Wild Carnivore Survey of Echinococcus Species in Slovenia

Animals (Basel). 2022 Aug 29;12(17):2223. doi: 10.3390/ani12172223.


Wild carnivores are definitive hosts and potential reservoirs for the tapeworm Echinococcus sp. which can cause cystic and alveolar echinococcosis. Both are considered neglected and important food-borne pandemics. This study is the first to molecularly test Slovenian wild carnivores for Echinococcus species that can cause disease in humans. Fecal samples from 210 red foxes (Vulpes vulpes), 42 wolves (Canis lupus), 39 golden jackals (Canis aureus), 18 martens (Marten sp.), 2 Eurasian lynx (Lynx lynx), 2 European badger (Meles meles), and 1 Eurasian otter (Lutra lutra) were examined for Echinococcus granulosus sensu lato (EGsl: E. granulosus sensu stricto, E. canadensis) and E. multilocularis (EM) using real-time PCR. Red foxes (29.1%) and golden jackals (18%) were positive for EM. All animals examined were negative for EGsl. Univariate analysis showed no significant differences in EM prevalence with respect to animal species (red fox vs., golden jackal) (p = 0.22), age (p = 0.12), and sex (p = 0.18). Prevalence of EM was associated with the region (p < 0.001), with regions in central and southern Slovenia having higher EM prevalence and risk of infection. Due to the increase in population and expansion of habitat, the golden jackal may soon become as important definitive host for EM as the red fox.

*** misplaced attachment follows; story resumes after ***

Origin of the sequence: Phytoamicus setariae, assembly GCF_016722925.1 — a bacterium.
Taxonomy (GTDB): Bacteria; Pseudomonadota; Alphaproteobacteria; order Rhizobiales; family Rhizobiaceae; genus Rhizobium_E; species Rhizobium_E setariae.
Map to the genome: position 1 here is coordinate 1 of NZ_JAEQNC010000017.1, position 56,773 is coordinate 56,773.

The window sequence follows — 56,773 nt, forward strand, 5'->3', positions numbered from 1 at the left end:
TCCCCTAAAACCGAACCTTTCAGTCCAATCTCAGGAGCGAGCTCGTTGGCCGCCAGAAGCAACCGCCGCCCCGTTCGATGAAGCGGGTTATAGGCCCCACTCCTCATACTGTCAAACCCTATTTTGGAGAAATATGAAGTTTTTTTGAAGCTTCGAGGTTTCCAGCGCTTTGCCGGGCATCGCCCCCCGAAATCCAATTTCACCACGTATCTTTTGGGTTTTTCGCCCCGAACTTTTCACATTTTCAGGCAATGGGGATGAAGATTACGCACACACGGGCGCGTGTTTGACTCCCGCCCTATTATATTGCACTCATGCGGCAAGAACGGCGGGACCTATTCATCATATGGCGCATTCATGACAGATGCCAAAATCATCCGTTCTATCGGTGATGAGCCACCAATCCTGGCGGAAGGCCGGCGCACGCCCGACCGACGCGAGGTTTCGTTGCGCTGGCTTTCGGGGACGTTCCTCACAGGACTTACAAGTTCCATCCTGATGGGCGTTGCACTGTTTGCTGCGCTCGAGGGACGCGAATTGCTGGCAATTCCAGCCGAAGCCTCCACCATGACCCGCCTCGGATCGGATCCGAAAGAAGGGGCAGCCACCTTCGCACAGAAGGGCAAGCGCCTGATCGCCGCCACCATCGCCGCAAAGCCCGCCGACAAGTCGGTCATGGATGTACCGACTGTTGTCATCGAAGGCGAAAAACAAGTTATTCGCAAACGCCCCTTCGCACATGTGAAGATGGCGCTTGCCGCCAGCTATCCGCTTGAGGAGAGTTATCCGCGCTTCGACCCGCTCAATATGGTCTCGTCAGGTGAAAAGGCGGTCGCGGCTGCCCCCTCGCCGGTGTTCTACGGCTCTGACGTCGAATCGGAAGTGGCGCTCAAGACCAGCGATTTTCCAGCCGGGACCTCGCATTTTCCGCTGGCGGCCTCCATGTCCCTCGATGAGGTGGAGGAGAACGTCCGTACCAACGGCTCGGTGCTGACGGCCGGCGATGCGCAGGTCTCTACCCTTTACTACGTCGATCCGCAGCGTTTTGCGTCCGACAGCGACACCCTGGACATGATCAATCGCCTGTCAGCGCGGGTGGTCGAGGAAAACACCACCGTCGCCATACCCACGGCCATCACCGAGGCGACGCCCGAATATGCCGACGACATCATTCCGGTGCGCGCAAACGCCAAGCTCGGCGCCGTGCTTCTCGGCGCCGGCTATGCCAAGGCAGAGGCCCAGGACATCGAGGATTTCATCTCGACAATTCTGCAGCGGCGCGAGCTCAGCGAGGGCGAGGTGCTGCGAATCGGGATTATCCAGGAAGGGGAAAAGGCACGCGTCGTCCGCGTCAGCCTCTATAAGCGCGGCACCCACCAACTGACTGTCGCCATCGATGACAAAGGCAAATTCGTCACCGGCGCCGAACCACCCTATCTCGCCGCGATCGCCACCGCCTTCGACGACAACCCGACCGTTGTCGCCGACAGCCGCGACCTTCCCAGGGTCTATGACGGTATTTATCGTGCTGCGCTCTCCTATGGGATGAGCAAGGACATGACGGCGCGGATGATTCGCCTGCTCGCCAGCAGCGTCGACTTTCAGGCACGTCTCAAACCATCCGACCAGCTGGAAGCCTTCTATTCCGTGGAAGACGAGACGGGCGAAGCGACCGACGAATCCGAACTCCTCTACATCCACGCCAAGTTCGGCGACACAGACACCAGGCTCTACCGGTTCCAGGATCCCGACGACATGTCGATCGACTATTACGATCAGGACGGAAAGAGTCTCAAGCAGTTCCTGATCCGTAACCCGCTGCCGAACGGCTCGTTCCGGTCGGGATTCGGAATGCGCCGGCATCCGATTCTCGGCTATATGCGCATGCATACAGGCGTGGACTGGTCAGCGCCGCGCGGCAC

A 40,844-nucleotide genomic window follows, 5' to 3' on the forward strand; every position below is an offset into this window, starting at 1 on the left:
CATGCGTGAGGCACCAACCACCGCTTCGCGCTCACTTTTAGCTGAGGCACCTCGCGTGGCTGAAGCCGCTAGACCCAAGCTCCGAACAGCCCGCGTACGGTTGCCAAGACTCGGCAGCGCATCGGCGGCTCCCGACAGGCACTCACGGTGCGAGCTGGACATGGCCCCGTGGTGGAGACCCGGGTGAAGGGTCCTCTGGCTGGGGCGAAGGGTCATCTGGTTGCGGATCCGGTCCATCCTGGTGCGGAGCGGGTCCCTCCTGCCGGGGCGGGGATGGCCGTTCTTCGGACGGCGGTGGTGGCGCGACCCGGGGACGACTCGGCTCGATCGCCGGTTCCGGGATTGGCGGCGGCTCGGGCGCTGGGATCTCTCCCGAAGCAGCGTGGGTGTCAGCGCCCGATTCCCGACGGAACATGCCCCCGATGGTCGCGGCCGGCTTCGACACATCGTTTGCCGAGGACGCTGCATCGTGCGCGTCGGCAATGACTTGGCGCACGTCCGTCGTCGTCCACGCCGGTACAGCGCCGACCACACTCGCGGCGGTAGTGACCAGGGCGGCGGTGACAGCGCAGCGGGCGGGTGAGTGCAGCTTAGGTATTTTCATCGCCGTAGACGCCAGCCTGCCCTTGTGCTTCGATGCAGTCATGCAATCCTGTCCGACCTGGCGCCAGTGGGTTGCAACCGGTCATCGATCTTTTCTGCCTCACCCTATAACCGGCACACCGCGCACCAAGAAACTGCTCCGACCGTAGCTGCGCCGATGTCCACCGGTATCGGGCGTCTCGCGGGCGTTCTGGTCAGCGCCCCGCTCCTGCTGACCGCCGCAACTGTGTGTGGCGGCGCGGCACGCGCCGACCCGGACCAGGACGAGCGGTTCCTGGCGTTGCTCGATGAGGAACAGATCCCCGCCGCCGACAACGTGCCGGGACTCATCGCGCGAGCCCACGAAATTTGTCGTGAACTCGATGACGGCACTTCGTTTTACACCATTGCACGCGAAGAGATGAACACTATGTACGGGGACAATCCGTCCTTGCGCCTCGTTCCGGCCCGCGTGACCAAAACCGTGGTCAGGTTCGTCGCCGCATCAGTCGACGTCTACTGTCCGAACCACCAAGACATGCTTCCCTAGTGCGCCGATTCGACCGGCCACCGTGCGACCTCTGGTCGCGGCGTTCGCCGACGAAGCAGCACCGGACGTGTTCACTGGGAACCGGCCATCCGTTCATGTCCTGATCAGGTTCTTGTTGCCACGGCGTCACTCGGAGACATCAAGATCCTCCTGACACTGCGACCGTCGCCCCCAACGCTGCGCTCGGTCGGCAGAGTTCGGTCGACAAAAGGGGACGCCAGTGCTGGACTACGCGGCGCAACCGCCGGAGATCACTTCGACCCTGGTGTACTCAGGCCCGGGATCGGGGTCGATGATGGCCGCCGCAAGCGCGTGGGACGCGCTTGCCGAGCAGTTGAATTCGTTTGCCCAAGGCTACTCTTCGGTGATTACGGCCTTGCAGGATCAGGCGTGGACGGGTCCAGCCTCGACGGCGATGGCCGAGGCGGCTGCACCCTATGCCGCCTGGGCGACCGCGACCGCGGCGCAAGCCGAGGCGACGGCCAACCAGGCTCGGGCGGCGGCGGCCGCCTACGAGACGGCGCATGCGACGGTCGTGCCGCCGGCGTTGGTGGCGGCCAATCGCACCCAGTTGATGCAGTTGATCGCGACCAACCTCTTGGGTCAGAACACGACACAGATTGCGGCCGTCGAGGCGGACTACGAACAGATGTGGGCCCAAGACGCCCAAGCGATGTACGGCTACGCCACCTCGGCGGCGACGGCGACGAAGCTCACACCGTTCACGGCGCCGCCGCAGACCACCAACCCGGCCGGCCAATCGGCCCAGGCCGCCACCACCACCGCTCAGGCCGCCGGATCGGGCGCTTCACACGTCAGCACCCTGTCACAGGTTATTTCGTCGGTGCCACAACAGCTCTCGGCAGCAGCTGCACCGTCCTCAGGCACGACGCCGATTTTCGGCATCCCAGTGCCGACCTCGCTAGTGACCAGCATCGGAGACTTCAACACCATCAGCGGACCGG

Keywords: Echinococcus canadensis; Echinococcus granulosus sensu stricto; Echinococcus multilocularis; golden jackal; real time PCR; red fox; wildlife.